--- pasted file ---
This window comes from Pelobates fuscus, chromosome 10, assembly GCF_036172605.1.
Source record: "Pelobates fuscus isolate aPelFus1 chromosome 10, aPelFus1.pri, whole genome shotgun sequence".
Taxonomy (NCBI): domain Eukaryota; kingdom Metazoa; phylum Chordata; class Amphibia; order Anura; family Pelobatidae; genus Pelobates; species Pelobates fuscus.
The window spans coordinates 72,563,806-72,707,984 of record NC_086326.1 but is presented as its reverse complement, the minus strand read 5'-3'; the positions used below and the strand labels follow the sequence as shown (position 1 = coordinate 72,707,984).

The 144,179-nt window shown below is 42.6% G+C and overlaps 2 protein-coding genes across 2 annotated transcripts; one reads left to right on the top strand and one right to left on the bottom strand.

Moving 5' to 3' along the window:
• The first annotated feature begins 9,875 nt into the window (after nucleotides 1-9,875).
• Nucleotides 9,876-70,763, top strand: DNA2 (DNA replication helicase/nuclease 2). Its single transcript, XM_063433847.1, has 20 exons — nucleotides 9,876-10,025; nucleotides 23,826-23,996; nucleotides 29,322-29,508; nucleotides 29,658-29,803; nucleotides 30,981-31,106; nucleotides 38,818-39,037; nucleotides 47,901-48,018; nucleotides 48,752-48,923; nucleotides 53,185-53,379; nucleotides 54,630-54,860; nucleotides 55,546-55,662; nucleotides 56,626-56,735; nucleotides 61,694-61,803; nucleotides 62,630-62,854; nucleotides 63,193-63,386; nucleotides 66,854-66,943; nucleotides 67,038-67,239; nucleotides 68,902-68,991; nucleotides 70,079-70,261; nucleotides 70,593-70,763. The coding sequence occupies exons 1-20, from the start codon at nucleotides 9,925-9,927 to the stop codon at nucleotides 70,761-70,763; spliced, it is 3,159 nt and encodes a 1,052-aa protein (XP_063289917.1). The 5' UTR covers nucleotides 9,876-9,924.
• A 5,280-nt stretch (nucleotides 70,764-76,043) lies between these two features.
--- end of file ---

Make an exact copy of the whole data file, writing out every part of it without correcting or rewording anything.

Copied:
This window comes from Pelobates fuscus, chromosome 10, assembly GCF_036172605.1.
Source record: "Pelobates fuscus isolate aPelFus1 chromosome 10, aPelFus1.pri, whole genome shotgun sequence".
Taxonomy (NCBI): domain Eukaryota; kingdom Metazoa; phylum Chordata; class Amphibia; order Anura; family Pelobatidae; genus Pelobates; species Pelobates fuscus.
The window spans coordinates 72,563,806-72,707,984 of record NC_086326.1 but is presented as its reverse complement, the minus strand read 5'-3'; the positions used below and the strand labels follow the sequence as shown (position 1 = coordinate 72,707,984).

The 144,179-nt window shown below is 42.6% G+C and overlaps 2 protein-coding genes across 2 annotated transcripts; one reads left to right on the top strand and one right to left on the bottom strand.

Moving 5' to 3' along the window:
• The first annotated feature begins 9,875 nt into the window (after nucleotides 1-9,875).
• Nucleotides 9,876-70,763, top strand: DNA2 (DNA replication helicase/nuclease 2). Its single transcript, XM_063433847.1, has 20 exons — nucleotides 9,876-10,025; nucleotides 23,826-23,996; nucleotides 29,322-29,508; nucleotides 29,658-29,803; nucleotides 30,981-31,106; nucleotides 38,818-39,037; nucleotides 47,901-48,018; nucleotides 48,752-48,923; nucleotides 53,185-53,379; nucleotides 54,630-54,860; nucleotides 55,546-55,662; nucleotides 56,626-56,735; nucleotides 61,694-61,803; nucleotides 62,630-62,854; nucleotides 63,193-63,386; nucleotides 66,854-66,943; nucleotides 67,038-67,239; nucleotides 68,902-68,991; nucleotides 70,079-70,261; nucleotides 70,593-70,763. The coding sequence occupies exons 1-20, from the start codon at nucleotides 9,925-9,927 to the stop codon at nucleotides 70,761-70,763; spliced, it is 3,159 nt and encodes a 1,052-aa protein (XP_063289917.1). The 5' UTR covers nucleotides 9,876-9,924.
• A 5,280-nt stretch (nucleotides 70,764-76,043) lies between these two features.